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Jay Brandenburg-Nau Shares How Acceptance and Commitment Therapy Can Be the First Step to Healing

Jay Brandenburg-Nau

Jay Brandenburg-Nau

LITTLETON, COLORADO , USA, June 14, 2019 /EINPresswire.com/ -- Jay Brandenburg-Nau helps clients in his community achieve wholeness and peace by employing a variety of theories and practices without the use of expensive medication. A licensed professional and experienced counselor, he relies on treatments such as Acceptance and Commitment Therapy (ACT) to help his clients overcome emotional and psychological obstacles.

As a full time therapist, Jay Brandenburg-Nau has spent more than a decade providing care and guidance to people struggling in their everyday lives. He notes that many people don’t need to undergo specialized care or require medication to find happiness. He helps them achieve more positive well-being through careful guidance and through treatments like Acceptance and Commitment Therapy.

“Some counselors will advise controlled thinking, where their clients will work to change the way they think and feel by denying any negative feelings,” says Jay Brandenburg-Nau. “In ACT, I teach my clients that some emotions need to be felt, and instead of being controlled by them or trying to change them, they can recognize their importance and the potential to overcome.”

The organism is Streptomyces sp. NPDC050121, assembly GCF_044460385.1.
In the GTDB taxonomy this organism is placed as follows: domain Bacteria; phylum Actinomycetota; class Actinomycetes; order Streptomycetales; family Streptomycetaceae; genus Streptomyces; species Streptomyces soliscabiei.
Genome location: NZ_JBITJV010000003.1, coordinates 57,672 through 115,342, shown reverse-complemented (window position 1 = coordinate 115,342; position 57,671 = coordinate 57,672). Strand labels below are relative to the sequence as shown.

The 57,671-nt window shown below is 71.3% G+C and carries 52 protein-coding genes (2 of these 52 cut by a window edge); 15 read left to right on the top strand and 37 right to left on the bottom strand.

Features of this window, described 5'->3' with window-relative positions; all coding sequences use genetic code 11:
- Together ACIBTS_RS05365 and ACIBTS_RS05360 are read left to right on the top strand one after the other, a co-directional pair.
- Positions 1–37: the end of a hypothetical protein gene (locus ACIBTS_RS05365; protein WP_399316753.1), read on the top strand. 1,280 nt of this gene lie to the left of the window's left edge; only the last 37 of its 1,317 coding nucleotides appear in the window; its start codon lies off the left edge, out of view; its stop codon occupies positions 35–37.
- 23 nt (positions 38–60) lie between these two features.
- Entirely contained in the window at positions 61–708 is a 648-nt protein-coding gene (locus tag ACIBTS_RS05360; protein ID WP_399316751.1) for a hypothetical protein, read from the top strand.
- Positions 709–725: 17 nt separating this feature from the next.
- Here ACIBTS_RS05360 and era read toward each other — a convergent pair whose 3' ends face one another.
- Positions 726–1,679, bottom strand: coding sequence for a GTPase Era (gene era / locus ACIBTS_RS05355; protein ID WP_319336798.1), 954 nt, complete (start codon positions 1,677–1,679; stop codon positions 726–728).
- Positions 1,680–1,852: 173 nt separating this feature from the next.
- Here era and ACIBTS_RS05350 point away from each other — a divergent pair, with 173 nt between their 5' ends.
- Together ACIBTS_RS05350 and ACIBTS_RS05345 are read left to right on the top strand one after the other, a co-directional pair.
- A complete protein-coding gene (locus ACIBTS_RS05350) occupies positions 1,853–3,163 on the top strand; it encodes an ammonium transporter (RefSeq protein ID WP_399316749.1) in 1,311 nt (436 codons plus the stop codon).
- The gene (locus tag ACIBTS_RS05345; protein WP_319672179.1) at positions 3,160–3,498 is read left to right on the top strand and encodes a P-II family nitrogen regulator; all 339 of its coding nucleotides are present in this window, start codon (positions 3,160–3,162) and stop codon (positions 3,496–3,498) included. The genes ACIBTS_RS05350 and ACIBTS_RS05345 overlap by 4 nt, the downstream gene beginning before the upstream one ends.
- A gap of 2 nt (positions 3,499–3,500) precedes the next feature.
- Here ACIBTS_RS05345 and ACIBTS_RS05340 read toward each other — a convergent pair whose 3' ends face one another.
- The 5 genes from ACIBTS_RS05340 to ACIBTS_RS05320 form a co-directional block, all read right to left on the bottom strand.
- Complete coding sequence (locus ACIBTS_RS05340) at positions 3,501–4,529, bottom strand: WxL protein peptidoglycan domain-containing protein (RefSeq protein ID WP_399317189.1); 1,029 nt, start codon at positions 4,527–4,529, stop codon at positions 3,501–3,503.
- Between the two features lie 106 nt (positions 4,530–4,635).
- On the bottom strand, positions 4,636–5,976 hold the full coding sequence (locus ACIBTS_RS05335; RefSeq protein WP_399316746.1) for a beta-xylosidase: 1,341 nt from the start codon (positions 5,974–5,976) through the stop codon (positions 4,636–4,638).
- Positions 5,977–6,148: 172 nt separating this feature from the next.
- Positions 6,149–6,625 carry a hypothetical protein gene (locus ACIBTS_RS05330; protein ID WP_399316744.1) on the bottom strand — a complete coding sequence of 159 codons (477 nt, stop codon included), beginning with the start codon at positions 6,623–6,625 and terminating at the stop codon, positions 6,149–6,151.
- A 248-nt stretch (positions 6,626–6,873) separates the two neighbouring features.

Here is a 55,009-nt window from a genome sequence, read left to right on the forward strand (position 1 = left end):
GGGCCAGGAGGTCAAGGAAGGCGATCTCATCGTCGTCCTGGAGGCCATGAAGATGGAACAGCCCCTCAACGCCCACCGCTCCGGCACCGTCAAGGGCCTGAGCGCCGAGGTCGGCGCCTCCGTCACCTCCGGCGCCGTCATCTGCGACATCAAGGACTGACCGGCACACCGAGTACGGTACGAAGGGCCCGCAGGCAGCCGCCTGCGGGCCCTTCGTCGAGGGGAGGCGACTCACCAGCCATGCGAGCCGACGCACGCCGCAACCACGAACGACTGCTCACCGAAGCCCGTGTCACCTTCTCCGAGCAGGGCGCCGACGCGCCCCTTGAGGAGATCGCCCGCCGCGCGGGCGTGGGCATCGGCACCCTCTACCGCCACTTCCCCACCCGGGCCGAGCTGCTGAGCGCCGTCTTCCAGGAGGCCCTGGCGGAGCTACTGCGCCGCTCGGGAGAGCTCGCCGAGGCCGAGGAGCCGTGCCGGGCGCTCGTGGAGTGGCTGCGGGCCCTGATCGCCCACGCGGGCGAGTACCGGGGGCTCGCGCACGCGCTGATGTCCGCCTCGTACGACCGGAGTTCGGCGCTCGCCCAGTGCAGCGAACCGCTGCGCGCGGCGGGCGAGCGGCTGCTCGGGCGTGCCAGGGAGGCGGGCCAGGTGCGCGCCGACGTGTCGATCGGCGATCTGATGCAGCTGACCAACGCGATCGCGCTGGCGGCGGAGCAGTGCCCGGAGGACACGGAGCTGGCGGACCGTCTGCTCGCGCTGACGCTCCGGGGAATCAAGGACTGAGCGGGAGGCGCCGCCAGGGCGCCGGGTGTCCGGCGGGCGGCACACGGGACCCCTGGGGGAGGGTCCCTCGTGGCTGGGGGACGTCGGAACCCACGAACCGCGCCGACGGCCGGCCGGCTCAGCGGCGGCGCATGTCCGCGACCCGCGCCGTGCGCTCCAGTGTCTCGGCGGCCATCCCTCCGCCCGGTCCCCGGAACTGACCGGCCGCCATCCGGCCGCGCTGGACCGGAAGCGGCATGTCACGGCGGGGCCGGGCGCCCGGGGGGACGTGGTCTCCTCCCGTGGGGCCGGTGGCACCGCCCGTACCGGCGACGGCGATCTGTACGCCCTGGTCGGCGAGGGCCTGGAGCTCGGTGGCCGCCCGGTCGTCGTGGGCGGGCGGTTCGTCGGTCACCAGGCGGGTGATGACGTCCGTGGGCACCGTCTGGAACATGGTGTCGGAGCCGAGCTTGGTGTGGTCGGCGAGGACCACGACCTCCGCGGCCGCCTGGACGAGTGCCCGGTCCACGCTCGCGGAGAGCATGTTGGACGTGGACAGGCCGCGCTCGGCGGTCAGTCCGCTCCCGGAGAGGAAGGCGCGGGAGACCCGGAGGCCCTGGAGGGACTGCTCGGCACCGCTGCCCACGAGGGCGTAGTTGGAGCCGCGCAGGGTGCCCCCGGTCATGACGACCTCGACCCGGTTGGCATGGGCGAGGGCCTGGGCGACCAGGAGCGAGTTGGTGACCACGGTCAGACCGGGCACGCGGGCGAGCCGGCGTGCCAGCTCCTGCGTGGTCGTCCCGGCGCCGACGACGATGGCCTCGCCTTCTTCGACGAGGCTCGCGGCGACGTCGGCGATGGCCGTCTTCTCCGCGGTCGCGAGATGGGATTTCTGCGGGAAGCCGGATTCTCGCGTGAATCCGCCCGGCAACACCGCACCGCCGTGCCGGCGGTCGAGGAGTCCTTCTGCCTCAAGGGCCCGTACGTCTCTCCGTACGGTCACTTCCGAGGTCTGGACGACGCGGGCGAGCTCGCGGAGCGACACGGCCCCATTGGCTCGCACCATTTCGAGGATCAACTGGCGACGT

Jay Brandenburg-Nau uses ACT as a way to administer both traditional behavior therapy and psychotherapy. In this way, he helps clients to quit denying or avoiding negative feelings and teaches them to accept these moments, thoughts, or feelings as a natural part of life. They learn that deeper feelings may actually be appropriate responses to external stimuli and that they shouldn’t let these emotions consume them or prevent them from moving on.

From this mindfulness, clients of Jay Brandenburg-Nau ultimately teach themselves to weigh their emotions and responses appropriately and to let them past. Afterward, they are more prepared to accept their unique issues or hardships and make changes in their behavior as a result. They can make peace with the bad and move on to experience the good.

“It isn’t a novel approach to care nor an expensive one that would require medication or rigorous therapy,” says Jay Brandenburg-Nau. “And still, it’s useful for treating anxiety, depression, OCD, and even chronic pain or substance abuse in certain cases.”

Through ACT, clients can pick up on the specific ways they think about themselves or cope with negative sensations in the moment. They learn to gauge overreactions so that they are more prepared for any issues that require immediate action, and know when something is just meant to be felt and then forgotten. ACT will ultimately help them to break away from typical patterns of negativity or overwhelming feelings and begin to practice more optimistic behavior.

“By using ACT as a compass, I can help my clients understand that trying to control psychological experiences or emotions may, in fact, cause more harm than good,” says Jay Brandenburg-Nau. “Mindful behavior allows them to accept the negative and change their emotional state for the better.”

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